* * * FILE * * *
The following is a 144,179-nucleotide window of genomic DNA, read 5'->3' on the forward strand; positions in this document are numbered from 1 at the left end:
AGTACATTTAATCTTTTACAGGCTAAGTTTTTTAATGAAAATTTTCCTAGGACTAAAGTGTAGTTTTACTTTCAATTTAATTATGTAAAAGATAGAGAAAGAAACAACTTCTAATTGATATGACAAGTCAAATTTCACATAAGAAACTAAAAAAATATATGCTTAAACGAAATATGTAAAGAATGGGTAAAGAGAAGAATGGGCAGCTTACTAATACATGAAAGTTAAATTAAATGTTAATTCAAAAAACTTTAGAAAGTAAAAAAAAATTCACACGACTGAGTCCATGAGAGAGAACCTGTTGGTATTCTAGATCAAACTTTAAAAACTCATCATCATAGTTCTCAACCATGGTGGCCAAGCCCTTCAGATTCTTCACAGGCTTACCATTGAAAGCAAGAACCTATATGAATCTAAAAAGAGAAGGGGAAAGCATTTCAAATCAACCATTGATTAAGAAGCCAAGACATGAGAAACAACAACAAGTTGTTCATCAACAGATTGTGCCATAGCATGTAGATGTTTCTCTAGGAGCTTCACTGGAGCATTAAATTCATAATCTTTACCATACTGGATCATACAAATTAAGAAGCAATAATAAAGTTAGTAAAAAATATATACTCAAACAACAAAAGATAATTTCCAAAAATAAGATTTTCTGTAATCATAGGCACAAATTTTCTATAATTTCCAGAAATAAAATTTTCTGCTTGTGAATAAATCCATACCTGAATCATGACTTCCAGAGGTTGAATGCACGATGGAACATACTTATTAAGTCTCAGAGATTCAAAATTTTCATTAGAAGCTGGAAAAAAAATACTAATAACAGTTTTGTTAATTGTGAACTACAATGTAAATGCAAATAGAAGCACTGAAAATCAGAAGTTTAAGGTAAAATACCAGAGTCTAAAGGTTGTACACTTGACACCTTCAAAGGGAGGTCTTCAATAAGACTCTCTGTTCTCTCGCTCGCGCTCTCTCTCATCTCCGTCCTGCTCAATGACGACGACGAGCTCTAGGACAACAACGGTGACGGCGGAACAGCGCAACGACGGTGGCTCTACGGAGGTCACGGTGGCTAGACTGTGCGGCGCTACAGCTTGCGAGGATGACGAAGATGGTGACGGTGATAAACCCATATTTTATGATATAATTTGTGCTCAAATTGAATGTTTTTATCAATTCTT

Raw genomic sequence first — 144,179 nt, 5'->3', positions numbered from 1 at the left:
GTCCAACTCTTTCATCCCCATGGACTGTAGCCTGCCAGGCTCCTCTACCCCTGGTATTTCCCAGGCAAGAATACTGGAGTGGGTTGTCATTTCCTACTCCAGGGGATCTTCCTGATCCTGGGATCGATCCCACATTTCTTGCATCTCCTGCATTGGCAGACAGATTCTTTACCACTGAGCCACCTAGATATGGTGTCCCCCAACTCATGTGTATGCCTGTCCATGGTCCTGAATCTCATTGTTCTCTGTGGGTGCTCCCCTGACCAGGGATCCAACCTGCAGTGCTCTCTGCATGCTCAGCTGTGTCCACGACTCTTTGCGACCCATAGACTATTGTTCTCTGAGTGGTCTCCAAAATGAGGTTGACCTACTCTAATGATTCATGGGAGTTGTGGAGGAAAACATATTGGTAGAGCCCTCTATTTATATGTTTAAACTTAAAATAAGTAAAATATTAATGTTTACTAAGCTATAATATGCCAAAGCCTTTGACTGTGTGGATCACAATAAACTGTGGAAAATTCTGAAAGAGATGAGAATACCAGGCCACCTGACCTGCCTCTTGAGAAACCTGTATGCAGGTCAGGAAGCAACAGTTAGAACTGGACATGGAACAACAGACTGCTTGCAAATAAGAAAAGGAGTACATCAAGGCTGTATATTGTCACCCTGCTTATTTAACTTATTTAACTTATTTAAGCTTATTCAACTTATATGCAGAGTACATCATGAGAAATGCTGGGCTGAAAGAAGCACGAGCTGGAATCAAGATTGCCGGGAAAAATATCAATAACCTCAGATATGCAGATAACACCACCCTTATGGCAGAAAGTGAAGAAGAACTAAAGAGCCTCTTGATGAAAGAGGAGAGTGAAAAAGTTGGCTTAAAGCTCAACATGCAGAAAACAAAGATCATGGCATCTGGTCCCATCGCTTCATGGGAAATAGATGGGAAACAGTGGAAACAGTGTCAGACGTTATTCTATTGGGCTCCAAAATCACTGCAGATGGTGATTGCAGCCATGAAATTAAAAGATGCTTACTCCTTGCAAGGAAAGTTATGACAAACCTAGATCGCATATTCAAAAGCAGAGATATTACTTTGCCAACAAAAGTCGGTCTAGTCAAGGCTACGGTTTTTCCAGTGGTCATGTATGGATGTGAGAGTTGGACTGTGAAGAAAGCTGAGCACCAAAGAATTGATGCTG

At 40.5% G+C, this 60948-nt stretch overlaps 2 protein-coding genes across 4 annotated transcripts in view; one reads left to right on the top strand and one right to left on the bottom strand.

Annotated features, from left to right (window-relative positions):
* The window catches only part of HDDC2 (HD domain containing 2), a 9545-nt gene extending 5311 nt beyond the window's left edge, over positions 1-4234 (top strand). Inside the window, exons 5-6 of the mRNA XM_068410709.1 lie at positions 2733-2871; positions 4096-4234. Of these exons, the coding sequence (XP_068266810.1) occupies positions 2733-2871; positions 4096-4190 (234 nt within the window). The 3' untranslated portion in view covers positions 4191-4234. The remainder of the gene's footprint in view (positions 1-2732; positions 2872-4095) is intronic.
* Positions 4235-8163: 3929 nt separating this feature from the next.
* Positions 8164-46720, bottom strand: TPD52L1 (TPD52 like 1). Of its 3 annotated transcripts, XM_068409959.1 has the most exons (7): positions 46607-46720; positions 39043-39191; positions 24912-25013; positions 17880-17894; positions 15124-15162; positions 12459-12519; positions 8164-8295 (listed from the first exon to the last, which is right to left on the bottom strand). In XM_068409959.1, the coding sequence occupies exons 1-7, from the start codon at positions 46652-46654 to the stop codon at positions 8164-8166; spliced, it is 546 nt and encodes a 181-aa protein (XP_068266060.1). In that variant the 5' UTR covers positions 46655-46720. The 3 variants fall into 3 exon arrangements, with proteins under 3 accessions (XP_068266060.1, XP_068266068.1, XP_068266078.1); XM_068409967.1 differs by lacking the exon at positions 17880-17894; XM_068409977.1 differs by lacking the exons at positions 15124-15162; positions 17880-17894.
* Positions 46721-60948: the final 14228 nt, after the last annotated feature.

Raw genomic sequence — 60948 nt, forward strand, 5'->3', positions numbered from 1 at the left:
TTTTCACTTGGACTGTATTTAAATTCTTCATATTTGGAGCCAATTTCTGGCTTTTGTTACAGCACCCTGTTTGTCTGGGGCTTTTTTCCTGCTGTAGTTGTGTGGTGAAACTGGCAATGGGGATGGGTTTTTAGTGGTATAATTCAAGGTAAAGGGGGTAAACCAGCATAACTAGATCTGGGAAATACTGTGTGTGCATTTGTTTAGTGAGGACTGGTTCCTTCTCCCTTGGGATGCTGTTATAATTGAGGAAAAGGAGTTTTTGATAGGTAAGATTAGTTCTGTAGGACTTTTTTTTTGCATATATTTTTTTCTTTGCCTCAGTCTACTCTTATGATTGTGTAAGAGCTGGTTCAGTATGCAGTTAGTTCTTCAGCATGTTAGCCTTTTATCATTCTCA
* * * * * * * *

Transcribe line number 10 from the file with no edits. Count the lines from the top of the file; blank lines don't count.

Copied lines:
* Positions 46721-60948: the final 14228 nt, after the last annotated feature.